For a very small percentage of children who develop coronary artery problems, Kawasaki disease can cause death, even with treatment
- Blood tests. Blood tests help rule out other diseases and check your child’s blood cell count. A high white blood cell count and the presence of anemia and inflammation are signs of Kawasaki disease.Testing for a substance called B-type natriuretic peptide (BNP) that’s released when the heart is under stress may be helpful in diagnosing Kawasaki disease. However, more research is needed to confirm this finding.
- Electrocardiogram. Electrodes are attached to the skin to measure the electrical impulses of your child’s heartbeat. Kawasaki disease can cause heart rhythm problems.
- Echocardiogram. This test uses ultrasound images to show how well the heart is working and can help identify problems with the coronary arteries.
Treatment for Kawasaki disease may include:
- Gamma globulin. Infusion of an immune protein (gamma globulin) through a vein (intravenously) can lower the risk of coronary artery problems.
- Aspirin. High doses of aspirin may help treat inflammation. Aspirin can also decrease pain and joint inflammation, as well as reduce the fever.Kawasaki treatment is a rare exception to the rule that says aspirin shouldn’t be given to children. Aspirin has been linked to Reye’s syndrome, a rare but potentially life-threatening condition, in children recovering from chickenpox or flu. Children should be given aspirin only under the supervision of a doctor.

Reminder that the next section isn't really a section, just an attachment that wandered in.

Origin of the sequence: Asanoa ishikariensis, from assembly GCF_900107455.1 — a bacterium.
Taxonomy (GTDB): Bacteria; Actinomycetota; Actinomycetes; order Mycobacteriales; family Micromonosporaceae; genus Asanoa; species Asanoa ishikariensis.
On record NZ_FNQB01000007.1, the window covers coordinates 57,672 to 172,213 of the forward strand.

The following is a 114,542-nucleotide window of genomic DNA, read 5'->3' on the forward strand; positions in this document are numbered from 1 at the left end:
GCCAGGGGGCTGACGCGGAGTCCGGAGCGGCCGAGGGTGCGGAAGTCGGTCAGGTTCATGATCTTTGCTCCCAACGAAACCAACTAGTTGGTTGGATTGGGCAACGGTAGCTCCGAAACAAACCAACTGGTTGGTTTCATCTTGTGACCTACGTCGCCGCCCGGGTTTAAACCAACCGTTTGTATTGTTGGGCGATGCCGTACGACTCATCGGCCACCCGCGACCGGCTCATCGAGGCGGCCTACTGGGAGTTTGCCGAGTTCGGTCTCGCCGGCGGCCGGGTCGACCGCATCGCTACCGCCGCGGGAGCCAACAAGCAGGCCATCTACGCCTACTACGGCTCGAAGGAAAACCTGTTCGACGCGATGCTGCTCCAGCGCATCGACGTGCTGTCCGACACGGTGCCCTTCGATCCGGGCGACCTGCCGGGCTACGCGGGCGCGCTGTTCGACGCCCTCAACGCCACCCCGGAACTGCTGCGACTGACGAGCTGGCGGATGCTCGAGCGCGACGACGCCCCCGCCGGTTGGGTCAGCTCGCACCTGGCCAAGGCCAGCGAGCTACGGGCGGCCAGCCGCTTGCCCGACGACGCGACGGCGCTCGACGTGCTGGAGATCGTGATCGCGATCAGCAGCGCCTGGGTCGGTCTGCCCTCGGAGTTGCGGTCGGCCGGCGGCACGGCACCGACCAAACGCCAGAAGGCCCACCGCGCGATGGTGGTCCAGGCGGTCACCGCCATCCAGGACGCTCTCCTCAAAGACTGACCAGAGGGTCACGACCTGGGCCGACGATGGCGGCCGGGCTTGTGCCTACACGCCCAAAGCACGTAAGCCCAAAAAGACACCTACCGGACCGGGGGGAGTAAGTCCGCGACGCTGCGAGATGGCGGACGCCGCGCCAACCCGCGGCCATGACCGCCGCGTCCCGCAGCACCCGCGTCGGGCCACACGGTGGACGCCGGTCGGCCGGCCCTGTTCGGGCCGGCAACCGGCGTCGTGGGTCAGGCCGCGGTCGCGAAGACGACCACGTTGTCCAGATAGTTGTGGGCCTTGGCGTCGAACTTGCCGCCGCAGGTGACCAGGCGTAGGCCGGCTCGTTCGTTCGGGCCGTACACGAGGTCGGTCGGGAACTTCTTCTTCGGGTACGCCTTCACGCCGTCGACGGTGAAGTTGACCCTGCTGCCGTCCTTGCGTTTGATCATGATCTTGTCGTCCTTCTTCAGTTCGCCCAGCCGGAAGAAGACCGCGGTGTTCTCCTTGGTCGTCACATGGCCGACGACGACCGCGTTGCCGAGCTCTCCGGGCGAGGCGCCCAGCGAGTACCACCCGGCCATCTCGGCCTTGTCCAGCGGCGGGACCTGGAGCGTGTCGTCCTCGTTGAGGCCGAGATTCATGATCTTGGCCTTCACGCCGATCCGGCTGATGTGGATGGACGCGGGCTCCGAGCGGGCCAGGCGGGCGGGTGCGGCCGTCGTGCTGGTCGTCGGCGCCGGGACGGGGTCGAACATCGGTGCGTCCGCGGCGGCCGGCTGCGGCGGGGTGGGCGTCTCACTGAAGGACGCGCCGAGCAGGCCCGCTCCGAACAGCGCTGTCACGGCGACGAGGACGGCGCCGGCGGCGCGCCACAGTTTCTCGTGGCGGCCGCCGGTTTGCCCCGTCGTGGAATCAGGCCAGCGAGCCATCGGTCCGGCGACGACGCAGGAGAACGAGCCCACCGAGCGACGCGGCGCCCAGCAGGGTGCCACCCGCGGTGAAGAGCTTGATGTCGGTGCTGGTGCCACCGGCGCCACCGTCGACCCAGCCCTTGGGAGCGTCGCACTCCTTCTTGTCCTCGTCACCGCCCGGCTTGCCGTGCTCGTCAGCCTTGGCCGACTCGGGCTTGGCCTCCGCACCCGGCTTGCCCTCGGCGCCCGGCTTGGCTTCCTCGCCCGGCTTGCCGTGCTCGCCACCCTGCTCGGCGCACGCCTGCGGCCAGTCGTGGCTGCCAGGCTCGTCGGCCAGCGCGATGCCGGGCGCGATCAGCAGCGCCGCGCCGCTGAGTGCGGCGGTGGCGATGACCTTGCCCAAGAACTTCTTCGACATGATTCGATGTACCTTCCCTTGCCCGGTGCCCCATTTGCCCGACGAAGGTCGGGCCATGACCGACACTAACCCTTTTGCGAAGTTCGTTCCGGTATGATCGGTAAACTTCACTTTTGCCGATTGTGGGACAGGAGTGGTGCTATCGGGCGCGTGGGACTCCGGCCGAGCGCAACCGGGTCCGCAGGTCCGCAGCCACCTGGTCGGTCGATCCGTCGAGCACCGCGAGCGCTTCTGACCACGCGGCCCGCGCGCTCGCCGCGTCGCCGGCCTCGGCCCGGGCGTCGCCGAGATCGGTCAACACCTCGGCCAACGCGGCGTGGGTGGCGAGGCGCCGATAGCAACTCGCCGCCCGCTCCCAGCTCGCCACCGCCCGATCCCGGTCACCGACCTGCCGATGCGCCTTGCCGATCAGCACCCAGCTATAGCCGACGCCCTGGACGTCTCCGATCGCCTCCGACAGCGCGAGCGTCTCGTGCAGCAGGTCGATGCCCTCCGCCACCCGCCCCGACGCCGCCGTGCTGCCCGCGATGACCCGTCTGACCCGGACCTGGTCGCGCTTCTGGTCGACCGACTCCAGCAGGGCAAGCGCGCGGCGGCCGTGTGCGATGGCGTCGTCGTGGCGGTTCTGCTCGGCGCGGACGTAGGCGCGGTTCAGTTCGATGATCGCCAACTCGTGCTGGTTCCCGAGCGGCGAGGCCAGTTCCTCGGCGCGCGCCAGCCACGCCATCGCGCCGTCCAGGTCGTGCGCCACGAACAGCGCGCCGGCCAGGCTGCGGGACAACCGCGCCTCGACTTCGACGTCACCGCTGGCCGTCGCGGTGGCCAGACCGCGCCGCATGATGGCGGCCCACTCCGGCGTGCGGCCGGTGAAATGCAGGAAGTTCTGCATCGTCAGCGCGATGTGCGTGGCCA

Because of the risk of serious complications, initial treatment for Kawasaki disease usually is given in a hospital.
After the initial treatment
Once the fever goes down, your child may need to take low-dose aspirin for at least six weeks and longer if he or she develops a coronary artery aneurysm. Aspirin helps prevent clotting.
However, if your child develops flu or chickenpox during treatment, he or she may need to stop taking aspirin. Taking aspirin has been linked to Reye’s syndrome, a rare but potentially life-threatening condition that can affect the blood, liver and brain of children and teenagers after a viral infection.
With treatment, your child may start to improve soon after the first gamma globulin treatment. Without treatment, Kawasaki disease lasts an average of 12 days. However, heart complications may be longer lasting.
Monitoring heart problems
If your child has any signs of heart problems, the doctor may recommend follow-up tests to check your child’s heart health at regular intervals, often at six to eight weeks after the illness began, and then again after six months.
If heart problems continue, you may be referred to a doctor who specializes in treating heart disease in children (pediatric cardiologist). Treatment for heart complications related to Kawasaki disease depends on what type of heart condition is present. If a coronary artery aneurysm ruptures, treatment may include anticoagulant drugs, stent placement, or bypass surgery.